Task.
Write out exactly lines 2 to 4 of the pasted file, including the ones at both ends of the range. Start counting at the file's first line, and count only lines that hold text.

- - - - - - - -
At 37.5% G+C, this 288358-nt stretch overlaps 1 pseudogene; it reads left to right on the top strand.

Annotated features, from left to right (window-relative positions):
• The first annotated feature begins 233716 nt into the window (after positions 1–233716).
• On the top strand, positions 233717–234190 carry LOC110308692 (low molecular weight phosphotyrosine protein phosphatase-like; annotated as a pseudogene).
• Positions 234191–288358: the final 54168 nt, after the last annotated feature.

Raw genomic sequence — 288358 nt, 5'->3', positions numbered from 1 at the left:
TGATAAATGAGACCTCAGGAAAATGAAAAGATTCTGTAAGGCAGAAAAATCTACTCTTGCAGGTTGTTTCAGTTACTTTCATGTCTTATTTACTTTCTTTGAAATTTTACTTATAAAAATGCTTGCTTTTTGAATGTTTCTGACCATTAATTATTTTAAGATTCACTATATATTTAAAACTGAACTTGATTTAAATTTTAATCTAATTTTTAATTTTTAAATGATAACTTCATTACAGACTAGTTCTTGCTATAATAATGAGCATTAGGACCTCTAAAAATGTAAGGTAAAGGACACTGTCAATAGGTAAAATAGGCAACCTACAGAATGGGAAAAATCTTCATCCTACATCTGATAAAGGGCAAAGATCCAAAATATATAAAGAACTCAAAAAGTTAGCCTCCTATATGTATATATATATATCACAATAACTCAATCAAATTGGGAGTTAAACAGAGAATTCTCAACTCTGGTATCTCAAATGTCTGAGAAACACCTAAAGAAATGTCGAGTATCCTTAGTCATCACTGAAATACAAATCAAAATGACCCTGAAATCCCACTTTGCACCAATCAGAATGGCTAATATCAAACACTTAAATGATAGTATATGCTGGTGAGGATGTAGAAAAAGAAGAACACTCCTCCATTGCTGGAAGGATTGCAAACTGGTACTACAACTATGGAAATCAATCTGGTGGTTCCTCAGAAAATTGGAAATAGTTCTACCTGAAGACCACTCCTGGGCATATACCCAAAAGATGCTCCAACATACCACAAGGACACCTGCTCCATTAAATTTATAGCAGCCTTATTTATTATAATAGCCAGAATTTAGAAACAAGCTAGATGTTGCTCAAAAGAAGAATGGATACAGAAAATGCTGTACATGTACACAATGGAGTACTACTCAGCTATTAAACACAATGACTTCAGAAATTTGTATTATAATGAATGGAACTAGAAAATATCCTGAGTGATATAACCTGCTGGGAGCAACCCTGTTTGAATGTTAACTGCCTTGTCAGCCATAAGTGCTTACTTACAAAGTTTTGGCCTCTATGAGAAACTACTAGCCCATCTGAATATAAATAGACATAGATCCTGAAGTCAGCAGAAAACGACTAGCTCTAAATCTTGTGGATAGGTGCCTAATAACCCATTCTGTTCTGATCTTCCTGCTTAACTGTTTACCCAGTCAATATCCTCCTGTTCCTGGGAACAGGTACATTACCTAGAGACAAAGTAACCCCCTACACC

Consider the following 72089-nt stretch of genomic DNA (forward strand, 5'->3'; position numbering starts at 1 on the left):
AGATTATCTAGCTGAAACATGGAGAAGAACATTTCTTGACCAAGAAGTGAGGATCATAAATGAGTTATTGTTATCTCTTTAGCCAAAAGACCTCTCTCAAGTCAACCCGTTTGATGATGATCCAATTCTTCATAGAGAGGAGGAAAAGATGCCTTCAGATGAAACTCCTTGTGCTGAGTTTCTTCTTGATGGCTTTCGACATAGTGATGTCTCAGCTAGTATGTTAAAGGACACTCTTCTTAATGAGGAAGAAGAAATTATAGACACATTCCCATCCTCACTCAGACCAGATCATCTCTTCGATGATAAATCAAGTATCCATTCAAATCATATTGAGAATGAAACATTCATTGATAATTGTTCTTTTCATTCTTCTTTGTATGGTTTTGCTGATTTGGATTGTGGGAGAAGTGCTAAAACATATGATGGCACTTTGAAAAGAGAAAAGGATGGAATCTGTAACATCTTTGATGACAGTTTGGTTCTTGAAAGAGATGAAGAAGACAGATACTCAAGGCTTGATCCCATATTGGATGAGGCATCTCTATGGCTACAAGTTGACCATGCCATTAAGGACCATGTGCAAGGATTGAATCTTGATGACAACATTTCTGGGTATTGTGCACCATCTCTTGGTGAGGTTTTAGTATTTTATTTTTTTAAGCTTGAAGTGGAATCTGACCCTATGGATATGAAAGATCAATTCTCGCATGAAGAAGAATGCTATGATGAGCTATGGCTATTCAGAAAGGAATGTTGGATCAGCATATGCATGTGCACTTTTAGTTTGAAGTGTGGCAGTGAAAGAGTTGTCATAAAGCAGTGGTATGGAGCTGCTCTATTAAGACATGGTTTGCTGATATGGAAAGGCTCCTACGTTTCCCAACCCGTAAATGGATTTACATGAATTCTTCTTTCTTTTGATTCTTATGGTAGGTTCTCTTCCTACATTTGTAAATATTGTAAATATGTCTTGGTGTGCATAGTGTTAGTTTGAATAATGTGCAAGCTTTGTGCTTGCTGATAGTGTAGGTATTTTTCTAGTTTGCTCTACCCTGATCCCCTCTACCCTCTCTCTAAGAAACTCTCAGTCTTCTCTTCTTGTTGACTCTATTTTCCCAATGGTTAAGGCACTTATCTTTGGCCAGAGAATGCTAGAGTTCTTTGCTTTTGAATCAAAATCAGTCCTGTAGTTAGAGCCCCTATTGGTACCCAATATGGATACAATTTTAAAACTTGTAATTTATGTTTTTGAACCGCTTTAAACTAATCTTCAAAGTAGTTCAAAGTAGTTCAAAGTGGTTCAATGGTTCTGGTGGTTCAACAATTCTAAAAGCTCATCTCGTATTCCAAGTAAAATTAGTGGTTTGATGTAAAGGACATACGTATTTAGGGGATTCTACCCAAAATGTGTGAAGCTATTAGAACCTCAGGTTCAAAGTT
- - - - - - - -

Annotated features, from left to right (window-relative positions):
• The first annotated feature begins 233716 nt into the window (after positions 1–233716).
• On the top strand, positions 233717–234190 carry LOC110308692 (low molecular weight phosphotyrosine protein phosphatase-like; annotated as a pseudogene).